8. Excel Esports
Excel impressed in the Summer Split last year. With a far less-renowned roster than Fnatic they went toe to toe in score for a long time, and barely missed out on making it to the Playoffs. They held their own impressively amidst the chaos of that Split. For 2021, Excel brings in two new players: Paweł “Czekolad” Szczepanik as mid laner, and Daniel “Dan” Hockley as jungler. Both players had great years in the European Regional League system. Czekolad jumped in the spotlight with AGO Rogue in the UltraLiga and Dan did the same with Fnatic Rising in the NLC.
Excel’s low rank stems from a few aspects. Firstly, it’s the same mantra repeated in a bunch of the teams listed above: rookies always take time to develop. To rely on Czekolad and Dan would be foolish of Excel. Talented rookies who can carry their team from the get-go are extremely rare. Kryze, the top laner Excel fielded in the Summer Split and will field this year, has simply failed to impress. Aside from one or two games where he stood out, he had trouble keeping his head afloat. Excel’s bot lane duo is their treasure, and Patrik is their crown jewel. Last year, Excel’s strategy increasingly became “funnel everything to Patrik and hope he can pop off”. It may have worked then, but you simply can’t expect that strategy to last. Excel needs to be able to diversify in LEC Spring, and it’s hard to see them do that early in the year. Perhaps, in time, this roster can flourish. It’ll need a dose of faith and a lot of hard work, though.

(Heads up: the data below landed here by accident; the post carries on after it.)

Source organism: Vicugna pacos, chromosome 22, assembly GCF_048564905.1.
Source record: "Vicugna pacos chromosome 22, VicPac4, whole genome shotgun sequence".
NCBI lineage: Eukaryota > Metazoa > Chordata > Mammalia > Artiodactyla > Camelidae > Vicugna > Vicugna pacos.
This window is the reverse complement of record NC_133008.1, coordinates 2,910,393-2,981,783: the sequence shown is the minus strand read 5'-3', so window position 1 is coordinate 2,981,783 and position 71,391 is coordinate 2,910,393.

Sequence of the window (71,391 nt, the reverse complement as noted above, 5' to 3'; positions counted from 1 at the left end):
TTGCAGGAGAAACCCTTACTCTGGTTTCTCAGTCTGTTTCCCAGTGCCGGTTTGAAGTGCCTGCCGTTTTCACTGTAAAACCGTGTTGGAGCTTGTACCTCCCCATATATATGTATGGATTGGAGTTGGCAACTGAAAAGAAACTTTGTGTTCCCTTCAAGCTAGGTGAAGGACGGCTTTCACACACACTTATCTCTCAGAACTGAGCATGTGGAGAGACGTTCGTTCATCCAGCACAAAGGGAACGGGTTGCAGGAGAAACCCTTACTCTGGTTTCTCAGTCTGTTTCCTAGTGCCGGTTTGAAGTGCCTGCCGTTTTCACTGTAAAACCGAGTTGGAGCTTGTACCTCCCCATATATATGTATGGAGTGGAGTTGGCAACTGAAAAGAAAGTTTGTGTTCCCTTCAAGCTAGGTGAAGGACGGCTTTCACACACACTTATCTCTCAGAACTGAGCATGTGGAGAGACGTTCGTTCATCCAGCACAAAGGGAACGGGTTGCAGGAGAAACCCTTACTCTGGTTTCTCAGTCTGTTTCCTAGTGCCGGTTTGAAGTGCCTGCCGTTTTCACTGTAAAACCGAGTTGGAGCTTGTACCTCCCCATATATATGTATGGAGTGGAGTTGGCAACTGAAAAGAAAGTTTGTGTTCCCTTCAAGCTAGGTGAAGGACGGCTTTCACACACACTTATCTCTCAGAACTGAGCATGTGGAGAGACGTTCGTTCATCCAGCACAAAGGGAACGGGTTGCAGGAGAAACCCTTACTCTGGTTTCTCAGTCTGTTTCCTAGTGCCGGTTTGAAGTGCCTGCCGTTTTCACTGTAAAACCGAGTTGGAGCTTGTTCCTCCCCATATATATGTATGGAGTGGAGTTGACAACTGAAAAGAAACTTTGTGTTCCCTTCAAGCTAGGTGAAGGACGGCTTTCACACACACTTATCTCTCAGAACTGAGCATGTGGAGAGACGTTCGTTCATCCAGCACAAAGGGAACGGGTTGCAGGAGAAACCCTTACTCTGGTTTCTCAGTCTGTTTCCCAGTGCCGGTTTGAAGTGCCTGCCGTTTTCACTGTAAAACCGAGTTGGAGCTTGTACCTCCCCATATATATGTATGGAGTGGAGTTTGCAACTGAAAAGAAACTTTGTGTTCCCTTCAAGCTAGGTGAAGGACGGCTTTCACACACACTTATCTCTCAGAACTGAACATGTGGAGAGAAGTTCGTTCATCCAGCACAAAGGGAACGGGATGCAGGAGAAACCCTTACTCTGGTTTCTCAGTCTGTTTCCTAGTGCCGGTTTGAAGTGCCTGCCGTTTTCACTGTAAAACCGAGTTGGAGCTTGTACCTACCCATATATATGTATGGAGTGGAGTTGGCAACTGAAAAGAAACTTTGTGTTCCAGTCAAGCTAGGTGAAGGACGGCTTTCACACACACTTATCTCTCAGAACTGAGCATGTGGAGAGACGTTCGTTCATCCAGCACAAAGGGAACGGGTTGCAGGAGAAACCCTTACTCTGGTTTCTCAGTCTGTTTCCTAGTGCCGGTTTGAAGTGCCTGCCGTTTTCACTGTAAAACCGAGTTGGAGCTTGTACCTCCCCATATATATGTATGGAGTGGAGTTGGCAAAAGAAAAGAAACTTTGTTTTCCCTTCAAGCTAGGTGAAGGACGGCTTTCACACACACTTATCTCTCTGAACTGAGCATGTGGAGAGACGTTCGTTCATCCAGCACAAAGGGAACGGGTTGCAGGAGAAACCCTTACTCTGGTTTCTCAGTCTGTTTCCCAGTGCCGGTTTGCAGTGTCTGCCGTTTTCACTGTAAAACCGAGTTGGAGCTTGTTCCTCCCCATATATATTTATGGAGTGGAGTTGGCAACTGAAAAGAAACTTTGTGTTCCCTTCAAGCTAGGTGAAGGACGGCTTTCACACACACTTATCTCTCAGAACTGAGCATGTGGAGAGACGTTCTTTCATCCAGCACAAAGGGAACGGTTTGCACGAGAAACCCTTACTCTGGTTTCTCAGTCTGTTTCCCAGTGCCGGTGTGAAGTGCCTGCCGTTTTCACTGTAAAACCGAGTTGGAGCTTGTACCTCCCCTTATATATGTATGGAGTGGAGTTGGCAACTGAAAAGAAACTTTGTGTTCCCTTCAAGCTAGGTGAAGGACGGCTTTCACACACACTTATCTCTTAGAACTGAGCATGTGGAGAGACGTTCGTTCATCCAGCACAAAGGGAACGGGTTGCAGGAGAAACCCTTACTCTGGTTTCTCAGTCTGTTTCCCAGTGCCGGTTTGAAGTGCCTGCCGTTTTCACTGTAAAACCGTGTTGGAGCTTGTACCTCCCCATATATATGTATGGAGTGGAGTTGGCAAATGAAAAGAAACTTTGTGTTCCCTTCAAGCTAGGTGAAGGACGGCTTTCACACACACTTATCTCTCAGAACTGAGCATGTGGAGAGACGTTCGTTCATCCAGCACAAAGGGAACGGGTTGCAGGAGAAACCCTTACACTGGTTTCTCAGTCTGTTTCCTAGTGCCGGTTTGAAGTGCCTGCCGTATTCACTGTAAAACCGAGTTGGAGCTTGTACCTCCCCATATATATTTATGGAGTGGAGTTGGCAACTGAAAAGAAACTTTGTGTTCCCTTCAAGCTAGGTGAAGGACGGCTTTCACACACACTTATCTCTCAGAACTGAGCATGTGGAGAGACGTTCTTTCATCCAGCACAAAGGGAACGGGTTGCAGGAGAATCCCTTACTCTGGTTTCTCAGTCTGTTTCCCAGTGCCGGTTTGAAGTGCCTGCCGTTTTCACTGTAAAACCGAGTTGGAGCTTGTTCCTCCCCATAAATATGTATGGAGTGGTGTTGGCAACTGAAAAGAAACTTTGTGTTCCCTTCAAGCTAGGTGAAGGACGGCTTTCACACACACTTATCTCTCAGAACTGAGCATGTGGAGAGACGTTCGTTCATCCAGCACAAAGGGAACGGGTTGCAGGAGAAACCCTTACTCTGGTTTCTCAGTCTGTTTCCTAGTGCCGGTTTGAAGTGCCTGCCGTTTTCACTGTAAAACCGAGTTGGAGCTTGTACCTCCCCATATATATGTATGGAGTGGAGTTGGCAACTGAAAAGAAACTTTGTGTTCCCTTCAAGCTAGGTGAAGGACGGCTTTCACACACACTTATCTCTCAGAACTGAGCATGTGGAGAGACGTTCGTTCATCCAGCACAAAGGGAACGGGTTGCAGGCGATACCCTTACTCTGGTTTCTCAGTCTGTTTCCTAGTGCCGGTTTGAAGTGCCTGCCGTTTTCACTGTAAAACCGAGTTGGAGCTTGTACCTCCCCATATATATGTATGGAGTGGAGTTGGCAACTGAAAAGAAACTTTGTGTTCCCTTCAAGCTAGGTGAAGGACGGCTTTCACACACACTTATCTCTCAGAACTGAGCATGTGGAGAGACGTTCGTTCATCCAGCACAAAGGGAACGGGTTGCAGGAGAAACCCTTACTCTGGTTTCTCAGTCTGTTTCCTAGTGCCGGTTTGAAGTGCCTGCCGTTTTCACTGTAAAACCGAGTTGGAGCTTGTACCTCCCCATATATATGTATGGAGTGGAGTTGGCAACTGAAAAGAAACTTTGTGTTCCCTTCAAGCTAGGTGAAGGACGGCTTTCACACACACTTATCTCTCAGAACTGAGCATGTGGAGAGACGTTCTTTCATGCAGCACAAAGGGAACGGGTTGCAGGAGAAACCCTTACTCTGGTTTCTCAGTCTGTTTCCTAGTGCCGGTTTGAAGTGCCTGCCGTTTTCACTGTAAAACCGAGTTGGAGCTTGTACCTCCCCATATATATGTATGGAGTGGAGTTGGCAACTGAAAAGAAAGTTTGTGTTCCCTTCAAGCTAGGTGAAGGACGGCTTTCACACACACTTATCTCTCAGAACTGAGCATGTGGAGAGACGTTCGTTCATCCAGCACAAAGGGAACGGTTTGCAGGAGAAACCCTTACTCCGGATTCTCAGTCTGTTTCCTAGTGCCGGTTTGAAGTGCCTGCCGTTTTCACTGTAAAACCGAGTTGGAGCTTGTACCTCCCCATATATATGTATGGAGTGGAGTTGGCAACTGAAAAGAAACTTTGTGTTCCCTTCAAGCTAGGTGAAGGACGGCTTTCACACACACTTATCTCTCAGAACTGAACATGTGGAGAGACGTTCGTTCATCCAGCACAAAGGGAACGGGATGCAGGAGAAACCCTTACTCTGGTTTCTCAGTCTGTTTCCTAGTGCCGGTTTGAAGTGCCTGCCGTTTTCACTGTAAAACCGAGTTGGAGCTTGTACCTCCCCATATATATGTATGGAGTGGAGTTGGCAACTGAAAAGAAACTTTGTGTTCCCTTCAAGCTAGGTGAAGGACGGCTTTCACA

9. SK Gaming
SK Gaming is one of the two LEC teams that kept only one of the players they played with in 2020. Jesiz has been granted an extension on the team after his swap from the mid lane to the top lane was surprisingly successful. All the other roles, though, were filled with new players: Kristian “TynX” Østergaard Hansen as jungler, Ersin “Blue” Gören as mid laner, Jean “Jezu” Massol as bot laner, and Erik “Treatz” Wessén as support player.